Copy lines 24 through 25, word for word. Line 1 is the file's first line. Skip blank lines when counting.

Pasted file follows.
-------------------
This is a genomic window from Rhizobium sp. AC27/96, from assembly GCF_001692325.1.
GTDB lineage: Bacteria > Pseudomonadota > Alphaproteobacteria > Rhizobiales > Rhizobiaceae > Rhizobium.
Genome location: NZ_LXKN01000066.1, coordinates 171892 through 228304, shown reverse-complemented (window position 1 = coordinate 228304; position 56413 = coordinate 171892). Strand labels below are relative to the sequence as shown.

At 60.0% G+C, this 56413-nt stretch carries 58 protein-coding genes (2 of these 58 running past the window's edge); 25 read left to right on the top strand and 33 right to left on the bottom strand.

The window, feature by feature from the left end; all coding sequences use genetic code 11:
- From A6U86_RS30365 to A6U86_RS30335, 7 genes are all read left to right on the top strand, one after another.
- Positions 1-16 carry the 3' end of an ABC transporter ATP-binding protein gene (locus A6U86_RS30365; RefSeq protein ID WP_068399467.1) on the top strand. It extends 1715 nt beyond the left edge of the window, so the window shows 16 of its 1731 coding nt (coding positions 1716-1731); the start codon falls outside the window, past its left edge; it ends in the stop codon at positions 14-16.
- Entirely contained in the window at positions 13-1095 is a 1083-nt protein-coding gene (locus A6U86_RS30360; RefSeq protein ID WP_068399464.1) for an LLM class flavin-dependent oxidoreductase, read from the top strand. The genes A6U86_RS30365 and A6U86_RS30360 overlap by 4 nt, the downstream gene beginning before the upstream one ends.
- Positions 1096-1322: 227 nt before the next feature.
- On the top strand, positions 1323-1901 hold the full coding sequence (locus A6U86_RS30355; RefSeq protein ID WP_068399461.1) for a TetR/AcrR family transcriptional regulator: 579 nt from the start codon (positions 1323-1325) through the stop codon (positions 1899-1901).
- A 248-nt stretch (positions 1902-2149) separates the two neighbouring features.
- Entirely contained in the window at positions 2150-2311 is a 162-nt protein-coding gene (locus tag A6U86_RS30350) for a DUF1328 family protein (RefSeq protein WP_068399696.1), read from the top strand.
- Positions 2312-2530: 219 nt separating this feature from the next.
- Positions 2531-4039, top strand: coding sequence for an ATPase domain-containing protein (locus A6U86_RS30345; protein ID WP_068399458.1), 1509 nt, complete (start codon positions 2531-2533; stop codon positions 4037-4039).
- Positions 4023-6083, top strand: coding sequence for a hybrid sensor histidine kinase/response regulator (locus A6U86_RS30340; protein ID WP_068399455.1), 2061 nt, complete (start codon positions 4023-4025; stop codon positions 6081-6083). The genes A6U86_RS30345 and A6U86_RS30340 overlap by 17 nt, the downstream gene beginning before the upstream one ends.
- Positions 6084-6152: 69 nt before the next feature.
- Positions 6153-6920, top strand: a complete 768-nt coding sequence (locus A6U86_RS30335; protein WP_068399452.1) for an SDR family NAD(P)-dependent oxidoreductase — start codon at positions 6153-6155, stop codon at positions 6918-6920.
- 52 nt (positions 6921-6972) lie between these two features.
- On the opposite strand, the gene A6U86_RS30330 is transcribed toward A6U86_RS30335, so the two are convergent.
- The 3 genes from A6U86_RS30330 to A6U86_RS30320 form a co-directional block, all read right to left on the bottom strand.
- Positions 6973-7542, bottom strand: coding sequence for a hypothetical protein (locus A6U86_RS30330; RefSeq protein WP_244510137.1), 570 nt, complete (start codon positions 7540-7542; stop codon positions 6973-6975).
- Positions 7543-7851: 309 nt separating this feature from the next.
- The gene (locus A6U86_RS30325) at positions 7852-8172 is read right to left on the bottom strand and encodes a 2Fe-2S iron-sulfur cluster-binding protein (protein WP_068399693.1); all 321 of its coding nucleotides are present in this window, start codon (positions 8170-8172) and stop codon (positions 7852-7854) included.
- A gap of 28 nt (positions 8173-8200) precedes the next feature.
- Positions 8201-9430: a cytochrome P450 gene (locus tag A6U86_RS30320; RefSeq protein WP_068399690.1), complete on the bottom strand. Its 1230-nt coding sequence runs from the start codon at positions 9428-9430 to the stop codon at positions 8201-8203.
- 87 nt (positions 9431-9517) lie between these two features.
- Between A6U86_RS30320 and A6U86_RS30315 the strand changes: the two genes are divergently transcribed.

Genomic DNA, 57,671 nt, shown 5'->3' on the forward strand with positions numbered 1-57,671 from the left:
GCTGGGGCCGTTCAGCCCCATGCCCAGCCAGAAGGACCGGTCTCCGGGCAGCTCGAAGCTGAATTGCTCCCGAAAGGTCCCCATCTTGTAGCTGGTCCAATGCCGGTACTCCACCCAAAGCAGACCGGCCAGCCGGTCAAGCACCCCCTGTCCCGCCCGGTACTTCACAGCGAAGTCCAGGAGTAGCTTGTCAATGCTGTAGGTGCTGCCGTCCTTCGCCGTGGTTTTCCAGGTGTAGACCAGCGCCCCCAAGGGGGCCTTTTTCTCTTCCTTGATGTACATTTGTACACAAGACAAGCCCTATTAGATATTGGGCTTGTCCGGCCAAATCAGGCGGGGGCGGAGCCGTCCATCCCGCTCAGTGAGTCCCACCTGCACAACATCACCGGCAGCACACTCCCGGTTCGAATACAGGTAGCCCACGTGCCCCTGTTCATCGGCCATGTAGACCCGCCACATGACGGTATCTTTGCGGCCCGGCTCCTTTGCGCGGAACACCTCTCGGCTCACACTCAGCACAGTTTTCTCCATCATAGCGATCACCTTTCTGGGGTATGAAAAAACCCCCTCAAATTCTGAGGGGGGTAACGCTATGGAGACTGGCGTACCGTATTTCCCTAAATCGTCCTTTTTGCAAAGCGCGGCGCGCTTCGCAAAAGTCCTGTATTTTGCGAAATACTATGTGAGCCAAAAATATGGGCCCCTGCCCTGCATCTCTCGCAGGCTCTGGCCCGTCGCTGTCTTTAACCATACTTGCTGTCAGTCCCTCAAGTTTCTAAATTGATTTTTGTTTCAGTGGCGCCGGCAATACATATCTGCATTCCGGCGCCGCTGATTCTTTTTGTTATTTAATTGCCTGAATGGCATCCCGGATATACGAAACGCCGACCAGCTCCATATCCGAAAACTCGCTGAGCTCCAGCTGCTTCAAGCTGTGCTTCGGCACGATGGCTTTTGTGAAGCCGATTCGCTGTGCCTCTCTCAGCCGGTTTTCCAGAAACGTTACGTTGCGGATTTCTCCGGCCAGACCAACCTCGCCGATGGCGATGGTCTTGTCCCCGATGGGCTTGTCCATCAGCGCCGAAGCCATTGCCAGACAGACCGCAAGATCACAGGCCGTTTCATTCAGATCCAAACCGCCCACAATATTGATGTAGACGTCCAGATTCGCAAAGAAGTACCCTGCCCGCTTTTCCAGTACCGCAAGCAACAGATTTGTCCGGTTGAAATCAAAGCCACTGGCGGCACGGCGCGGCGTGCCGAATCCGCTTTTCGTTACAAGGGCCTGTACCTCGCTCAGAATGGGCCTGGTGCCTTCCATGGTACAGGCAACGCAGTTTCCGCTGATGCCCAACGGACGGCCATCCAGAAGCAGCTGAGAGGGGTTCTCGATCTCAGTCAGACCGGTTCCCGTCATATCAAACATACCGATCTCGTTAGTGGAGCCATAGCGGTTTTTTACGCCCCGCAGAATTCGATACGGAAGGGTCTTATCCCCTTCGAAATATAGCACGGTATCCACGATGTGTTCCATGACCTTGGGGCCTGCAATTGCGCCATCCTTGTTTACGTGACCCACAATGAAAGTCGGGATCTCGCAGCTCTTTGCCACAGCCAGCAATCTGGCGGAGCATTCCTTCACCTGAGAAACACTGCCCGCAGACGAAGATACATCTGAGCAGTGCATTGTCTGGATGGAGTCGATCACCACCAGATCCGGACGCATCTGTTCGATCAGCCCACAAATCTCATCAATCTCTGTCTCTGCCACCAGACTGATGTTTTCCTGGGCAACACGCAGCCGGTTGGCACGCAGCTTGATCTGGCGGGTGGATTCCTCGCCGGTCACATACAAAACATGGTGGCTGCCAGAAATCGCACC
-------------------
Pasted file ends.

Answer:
- A gap of 28 nt (positions 8173-8200) precedes the next feature.
- Positions 8201-9430: a cytochrome P450 gene (locus tag A6U86_RS30320; RefSeq protein WP_068399690.1), complete on the bottom strand. Its 1230-nt coding sequence runs from the start codon at positions 9428-9430 to the stop codon at positions 8201-8203.